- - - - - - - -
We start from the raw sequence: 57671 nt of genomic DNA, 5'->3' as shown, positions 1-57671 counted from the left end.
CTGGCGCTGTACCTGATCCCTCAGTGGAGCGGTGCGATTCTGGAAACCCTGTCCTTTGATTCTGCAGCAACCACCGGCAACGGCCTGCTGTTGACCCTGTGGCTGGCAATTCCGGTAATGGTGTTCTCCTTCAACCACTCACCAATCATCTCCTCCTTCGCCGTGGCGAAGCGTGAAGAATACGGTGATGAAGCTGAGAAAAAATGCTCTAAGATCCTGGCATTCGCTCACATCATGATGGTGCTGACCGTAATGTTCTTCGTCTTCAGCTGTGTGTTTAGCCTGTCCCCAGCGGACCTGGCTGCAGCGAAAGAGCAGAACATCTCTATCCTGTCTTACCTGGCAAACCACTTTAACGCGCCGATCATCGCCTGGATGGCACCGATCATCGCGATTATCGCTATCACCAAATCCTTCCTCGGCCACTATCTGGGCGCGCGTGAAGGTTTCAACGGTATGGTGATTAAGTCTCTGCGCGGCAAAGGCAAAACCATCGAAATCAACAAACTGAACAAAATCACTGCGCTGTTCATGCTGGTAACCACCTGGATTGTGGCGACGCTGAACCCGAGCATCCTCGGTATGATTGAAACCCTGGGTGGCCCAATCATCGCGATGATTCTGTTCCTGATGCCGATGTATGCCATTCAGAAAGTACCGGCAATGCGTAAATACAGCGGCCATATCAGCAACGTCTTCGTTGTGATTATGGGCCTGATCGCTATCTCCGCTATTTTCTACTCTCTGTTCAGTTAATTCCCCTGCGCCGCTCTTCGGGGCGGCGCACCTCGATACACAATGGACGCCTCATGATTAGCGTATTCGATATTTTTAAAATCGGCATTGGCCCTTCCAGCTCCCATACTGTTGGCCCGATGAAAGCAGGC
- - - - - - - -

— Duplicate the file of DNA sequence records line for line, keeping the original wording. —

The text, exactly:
We start from the raw sequence: 57671 nt of genomic DNA, 5'->3' as shown, positions 1-57671 counted from the left end.
CTGGCGCTGTACCTGATCCCTCAGTGGAGCGGTGCGATTCTGGAAACCCTGTCCTTTGATTCTGCAGCAACCACCGGCAACGGCCTGCTGTTGACCCTGTGGCTGGCAATTCCGGTAATGGTGTTCTCCTTCAACCACTCACCAATCATCTCCTCCTTCGCCGTGGCGAAGCGTGAAGAATACGGTGATGAAGCTGAGAAAAAATGCTCTAAGATCCTGGCATTCGCTCACATCATGATGGTGCTGACCGTAATGTTCTTCGTCTTCAGCTGTGTGTTTAGCCTGTCCCCAGCGGACCTGGCTGCAGCGAAAGAGCAGAACATCTCTATCCTGTCTTACCTGGCAAACCACTTTAACGCGCCGATCATCGCCTGGATGGCACCGATCATCGCGATTATCGCTATCACCAAATCCTTCCTCGGCCACTATCTGGGCGCGCGTGAAGGTTTCAACGGTATGGTGATTAAGTCTCTGCGCGGCAAAGGCAAAACCATCGAAATCAACAAACTGAACAAAATCACTGCGCTGTTCATGCTGGTAACCACCTGGATTGTGGCGACGCTGAACCCGAGCATCCTCGGTATGATTGAAACCCTGGGTGGCCCAATCATCGCGATGATTCTGTTCCTGATGCCGATGTATGCCATTCAGAAAGTACCGGCAATGCGTAAATACAGCGGCCATATCAGCAACGTCTTCGTTGTGATTATGGGCCTGATCGCTATCTCCGCTATTTTCTACTCTCTGTTCAGTTAATTCCCCTGCGCCGCTCTTCGGGGCGGCGCACCTCGATACACAATGGACGCCTCATGATTAGCGTATTCGATATTTTTAAAATCGGCATTGGCCCTTCCAGCTCCCATACTGTTGGCCCGATGAAAGCAGGC